Tom Mahony is a biological consultant in California with an M.S. degree from Humboldt State University. His fiction has been nominated for a Pushcart Prize and has appeared in dozens of online and print publications. His first novel, Imperfect Solitude, was published by Casperian Books in 2010. Visit him at tommahony.net.
We climb the ridge and reach the summit overlooking the Pacific. A south swell textures the ocean and in the mountains we see the silent destruction of sandstone cliffs weathering to boulder and cobble and eventually sediment transported in creeks to the ocean. We glance around and see fallen Douglas-fir in various states of decay and vernal pools drying in the late spring warmth and a decomposing robin chick on the ground with insects buzzing around it to briefly live and die among the rot.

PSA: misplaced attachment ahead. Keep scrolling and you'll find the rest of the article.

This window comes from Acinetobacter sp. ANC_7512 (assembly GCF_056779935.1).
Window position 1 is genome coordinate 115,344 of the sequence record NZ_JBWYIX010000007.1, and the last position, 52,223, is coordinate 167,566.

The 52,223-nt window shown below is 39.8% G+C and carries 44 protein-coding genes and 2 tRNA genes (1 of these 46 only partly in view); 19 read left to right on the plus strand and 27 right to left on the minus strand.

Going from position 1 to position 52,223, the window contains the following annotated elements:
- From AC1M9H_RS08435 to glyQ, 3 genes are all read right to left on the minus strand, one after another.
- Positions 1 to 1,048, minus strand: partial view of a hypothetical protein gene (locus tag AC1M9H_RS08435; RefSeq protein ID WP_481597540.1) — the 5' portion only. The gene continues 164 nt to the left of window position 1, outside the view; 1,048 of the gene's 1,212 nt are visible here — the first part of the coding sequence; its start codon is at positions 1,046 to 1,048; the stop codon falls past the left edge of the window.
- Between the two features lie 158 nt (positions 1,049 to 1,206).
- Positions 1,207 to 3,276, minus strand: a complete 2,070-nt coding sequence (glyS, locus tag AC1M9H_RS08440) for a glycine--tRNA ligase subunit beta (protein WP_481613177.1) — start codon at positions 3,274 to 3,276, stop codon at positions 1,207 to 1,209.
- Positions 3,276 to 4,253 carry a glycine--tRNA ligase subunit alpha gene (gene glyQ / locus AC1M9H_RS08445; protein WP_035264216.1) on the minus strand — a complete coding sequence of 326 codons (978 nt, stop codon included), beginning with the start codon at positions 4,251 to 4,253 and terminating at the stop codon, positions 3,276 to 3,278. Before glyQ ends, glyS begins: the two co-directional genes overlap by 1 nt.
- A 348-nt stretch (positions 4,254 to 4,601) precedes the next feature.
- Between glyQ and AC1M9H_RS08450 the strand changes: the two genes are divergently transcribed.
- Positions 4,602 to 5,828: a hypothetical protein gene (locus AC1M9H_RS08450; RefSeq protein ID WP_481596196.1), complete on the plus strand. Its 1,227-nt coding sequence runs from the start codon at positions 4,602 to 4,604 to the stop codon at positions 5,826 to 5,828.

The mountains force us to think about the warped scale of time. About the few days of life for the chick, the few months for insects and vernal pools, the few hundred years for Douglas-fir, the few tens or hundreds of millions for the uplift and erosion of mountains, and the billions required for the formation of oceans and living earth. We wonder what will happen after the sun burns out and engulfs the planet.
What’s the point to any of it?
We haven’t the slightest clue but as we hike back down the mountain and smell the spring foliage and see the distant blue Pacific and hear the call of a red-shouldered hawk we think we’re an inch closer to the truth.